The initial plan of MARTA rail system from the 1970s.
MARTA buses connect to all 38 stations.
MARTA's 300-strong police department is the ninth-largest in Georgia.
The interior of a Marta CQ312 car.
Fish-eye Breeze fare gates. MARTA converted to 100% SmartCard technology with Breeze in 2006.
Peachtree Center station was carved out of solid gneiss rock and lies 36m underground.

The Atlanta Metro Rail Project is the largest public works project undertaken in Southeast US to date. It consists of four railway lines – the Red Line, Gold Line, Blue Line and Green Line – that serve 38 metro stations and cover 79.2km.

Prior to October 2009, these lines were named North-South Line, Northeast-South Line, East-West Line and Proctor Creek Line respectively. All the lines are operated by Metropolitan Atlanta Rapid Transit Authority (MARTA).

MARTA was formed in 1966 for the five largest metropolitan counties: DeKalb, Fulton, Clayton, Gwinnett and Cobb. It is the ninth largest state transit agency in the US. It was initially formed to operate the rapid bus transit system of Atlanta.

MARTA began the construction of the East-West Line (now the Blue Line) in 1975, and the first train was put into service in June 1979. By 2006, around 259,900 passengers were using the metro system a year.

In 2003, MARTA began a five-year rehabilitation programme to rebuild and upgrade all of the metro’s tracks and refurbish 218 older cars. The programme required an estimated investment of $300m and was completed in February 2009.

MARTA received assistance from LTK Engineering Services, Parsons and S L King & Associates for the development, implementation and management of the rehabilitation programme. Another programme, called Lifecycle Asset Reliability Enhancement (L-CARE), was also executed to maintain the newly rehabilitated vehicles.

Lines and routes

The Atlanta Metro was initially intended to be an 81km rail network running partly underground (14km and ten stations), partly at grade (37km and 17 stations) and partly elevated (30km and ten stations).

“All four lines meet at Five Points station in downtown Atlanta.”

The Blue Line entered into service in June 1979. It was initially constructed to link Georgia State station in the city centre to Avondale, and extended eastwards to Indian Creek in the early 1990s.

The Red Line began operating in 1981 from Garnett to North Avenue. It was extended northwards to Leno and southwards to Lakewood in 1987. A 3.2km extension to North Springs was completed in 2000.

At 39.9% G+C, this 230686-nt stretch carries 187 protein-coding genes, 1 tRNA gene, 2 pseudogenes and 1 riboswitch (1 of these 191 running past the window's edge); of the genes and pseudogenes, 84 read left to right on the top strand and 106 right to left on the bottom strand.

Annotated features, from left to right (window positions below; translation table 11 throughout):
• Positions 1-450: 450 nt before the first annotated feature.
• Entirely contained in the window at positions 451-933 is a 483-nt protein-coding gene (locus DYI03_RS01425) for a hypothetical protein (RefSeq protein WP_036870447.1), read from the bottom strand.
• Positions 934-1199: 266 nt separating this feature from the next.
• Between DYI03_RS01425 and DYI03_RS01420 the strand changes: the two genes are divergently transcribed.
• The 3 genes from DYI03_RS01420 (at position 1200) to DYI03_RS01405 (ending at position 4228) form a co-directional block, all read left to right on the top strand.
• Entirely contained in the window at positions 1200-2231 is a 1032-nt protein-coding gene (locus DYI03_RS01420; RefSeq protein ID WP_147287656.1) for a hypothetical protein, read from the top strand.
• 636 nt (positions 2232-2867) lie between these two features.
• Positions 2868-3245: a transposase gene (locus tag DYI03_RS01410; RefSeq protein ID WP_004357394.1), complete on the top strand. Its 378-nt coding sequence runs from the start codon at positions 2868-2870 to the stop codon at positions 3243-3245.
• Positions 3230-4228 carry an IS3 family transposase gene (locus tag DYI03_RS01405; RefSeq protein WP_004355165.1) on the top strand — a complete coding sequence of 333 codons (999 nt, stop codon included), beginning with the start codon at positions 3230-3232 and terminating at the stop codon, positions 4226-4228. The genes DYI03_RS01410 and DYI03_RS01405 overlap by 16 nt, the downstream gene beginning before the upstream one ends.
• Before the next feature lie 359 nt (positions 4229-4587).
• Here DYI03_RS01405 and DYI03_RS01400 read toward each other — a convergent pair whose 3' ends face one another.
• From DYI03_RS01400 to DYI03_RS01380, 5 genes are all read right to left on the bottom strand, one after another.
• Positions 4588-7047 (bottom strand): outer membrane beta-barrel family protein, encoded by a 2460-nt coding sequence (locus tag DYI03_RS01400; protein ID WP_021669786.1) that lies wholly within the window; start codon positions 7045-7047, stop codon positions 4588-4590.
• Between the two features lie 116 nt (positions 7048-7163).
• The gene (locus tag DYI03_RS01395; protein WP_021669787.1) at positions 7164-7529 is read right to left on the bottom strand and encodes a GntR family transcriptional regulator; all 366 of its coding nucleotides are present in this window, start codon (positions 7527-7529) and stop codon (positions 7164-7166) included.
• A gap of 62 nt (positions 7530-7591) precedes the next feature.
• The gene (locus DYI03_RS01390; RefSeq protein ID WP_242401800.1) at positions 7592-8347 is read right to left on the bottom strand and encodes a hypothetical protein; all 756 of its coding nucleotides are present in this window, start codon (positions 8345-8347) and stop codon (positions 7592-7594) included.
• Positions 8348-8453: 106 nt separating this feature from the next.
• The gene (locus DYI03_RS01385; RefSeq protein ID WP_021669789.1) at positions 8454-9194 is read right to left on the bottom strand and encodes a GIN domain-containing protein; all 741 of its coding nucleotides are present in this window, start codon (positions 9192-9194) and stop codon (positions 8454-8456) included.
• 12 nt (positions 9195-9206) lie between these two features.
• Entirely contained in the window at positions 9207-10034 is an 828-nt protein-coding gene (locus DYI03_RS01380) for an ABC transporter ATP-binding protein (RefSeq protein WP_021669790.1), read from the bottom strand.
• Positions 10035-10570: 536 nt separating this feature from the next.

The Gold Line runs between Doraville in the north and the International Airport in the south, and the Green line operates between Bankhead in the west to Edgewod in the east.

All four lines meet at Five Points station in downtown Atlanta.


The Atlanta Metro stations are 2.1km apart on average, reduced to 680m in downtown Atlanta. All stations have a 183m-long platform, allowing them to accommodate eight-car trains.

“The trains are operated by the automatic train control system.”

Most of the suburban stations have free daily and paid long-term parking facilities in park-and-ride passenger areas near station entrances.

MARTA has its own police department with 300 officials. It is the ninth-largest police department in Georgia.

The Atlanta Metro trains are operated by the automatic train control (ATS) system. An operator is present on all trains: beyond making announcements and operating the doors, they will manually operate the control system in the event of ATS failure.

Rolling Stock

MARTA’s fleet has been in service for 25 years. It consists of:

  • 118 CQ310 cars, built by Société Franco-Belge between 1979 and 1982
  • 120 CQ311 cars, built by Hitachi between 1984 and 1987
  • 100 CQ312 cars, built by Breda between 2001 and 2005.

In 2002, Alstom were contracted to overhaul all 238 CQ310 and CQ311 cars as part of a $246m refurbishment contract.

“In 2002, Alstom were contracted to overhaul all 238 CQ310 and CQ311 cars.”

Each rail car was fitted with new brakes, propulsion systems and communication systems as part of the contract. Interior lighting was improved, the climate control system upgraded and the seats, doors and stainless steel hand-grabs were replaced. The auxiliary electrical system was redesigned and upgraded to ergonomically enhance the operator cabs.

The cars can run at a top speed of 110km/h. All are air-conditioned and powered by an electrified third rail.